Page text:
Current Activities

Developing the Desert Knowledge Precinct

DKA manages the Desert Knowledge Precinct. The Precinct has been home to many organisations since its establishment in 2003, including:

  • Batchelor Institute
  • Central Desert Native Title Services
  • Centre for Appropriate Technology
  • Cooperative Research Centre for Remote Economic Participation
  • CSIRO
  • Desert Knowledge Australia
  • Desert Knowledge Cooperative Research Centre
  • Ninti One
  • Regional Arts Australia
  • Territory Natural Resource Management.

It has a number of significant sites and activities, including:

  • the Stolen Generations Garden of Reflection
  • Batchelor Arts Centre
  • DKA Solar Centre, which generates data on different solar technologies and power for the Precinct.

The Precinct’s development is covered by an Indigenous Land Use Agreement signed in 2006.

As well as supporting the Precinct’s capacities in teaching, learning and technology development through its core members, DKA is encouraging the concept of the Precinct as ‘hub’ for activities such as solar power and remote area power supplies, and good land management practice.

For example, taking advantage of the part of the Precinct that can’t be further developed because of a creek that runs through it, DKA is partnering with natural resource management organisations and others to establish the area as an example of best practice in land management. This includes controlling invasive grasses and animals, and encouraging native species. DKA is working in partnership with Territory Natural Resource Management, the Desert Park, other Precinct members, the Town Council and the Arid Lands Environment Centre to develop a multi-layered approach to the Precinct’s land management, from buffel grass control to re-introducing the endangered Slater’s Skink, which was first discovered on what is now Precinct land around 50 years ago.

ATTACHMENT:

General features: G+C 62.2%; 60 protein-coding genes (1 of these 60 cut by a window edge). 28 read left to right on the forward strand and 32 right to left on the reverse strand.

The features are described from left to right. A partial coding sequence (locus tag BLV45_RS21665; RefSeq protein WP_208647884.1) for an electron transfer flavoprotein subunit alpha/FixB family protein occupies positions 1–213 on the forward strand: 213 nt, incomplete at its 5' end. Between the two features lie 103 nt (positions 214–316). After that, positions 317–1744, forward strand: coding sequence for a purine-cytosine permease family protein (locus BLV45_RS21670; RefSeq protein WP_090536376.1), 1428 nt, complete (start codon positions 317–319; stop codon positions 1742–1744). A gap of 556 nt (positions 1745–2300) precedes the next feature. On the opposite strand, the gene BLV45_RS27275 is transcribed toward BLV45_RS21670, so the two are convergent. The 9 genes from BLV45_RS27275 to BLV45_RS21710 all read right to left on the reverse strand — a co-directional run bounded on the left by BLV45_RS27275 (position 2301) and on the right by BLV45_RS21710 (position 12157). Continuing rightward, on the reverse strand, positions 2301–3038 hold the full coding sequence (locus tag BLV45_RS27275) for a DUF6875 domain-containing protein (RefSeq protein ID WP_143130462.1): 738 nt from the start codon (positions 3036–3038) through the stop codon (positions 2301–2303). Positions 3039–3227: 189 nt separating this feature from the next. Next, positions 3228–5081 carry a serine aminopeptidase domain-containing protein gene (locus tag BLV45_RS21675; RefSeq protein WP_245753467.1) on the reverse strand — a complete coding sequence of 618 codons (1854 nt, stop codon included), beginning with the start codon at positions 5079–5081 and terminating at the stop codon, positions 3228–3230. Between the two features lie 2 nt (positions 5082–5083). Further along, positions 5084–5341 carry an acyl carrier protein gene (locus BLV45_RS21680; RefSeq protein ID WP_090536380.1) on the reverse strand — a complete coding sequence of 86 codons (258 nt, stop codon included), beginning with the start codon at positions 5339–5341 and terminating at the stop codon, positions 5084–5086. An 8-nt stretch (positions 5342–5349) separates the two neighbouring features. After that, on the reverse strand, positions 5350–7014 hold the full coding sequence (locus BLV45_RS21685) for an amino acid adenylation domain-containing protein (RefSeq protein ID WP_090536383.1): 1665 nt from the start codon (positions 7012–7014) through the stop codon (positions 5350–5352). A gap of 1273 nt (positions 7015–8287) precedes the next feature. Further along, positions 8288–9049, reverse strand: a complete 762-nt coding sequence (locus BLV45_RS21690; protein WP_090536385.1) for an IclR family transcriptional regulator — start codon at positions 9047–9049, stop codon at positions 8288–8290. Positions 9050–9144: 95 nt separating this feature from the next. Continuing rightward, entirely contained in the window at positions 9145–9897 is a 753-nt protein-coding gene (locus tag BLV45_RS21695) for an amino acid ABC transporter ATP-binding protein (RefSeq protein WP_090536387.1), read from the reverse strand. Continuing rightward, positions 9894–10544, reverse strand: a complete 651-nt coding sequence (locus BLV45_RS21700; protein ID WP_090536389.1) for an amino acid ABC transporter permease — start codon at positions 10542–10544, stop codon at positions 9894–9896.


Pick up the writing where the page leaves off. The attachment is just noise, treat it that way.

Other areas for Precinct development under consideration include the Energy Hub (see below), and promoting the Precinct’s variety – such as a solar centre, Indigenous art, appropriate technology, a sensitively managed environment - to create a visitor experience for tourism and educational purposes, again in partnership with all the Precinct members and its neighbours, such as GeoScience Australia.

An Energy Hub

Energy supply underpins economic and social development in desert Australia, as it does everywhere else, but the conditions of affordable and reliable supply vary hugely in remote areas. Building on the existing experience in Alice Springs in developing and delivering remote area power supplies, particularly solar energy, DKA is coordinating an ‘Energy Hub’ that will support remote development.

The Hub will be a focal point for the many interests and industries involved in power supply, and it will create, consolidate and share technical and policy knowledge with the aim of making power supplies more accessible, efficient and affordable both nationally and internationally.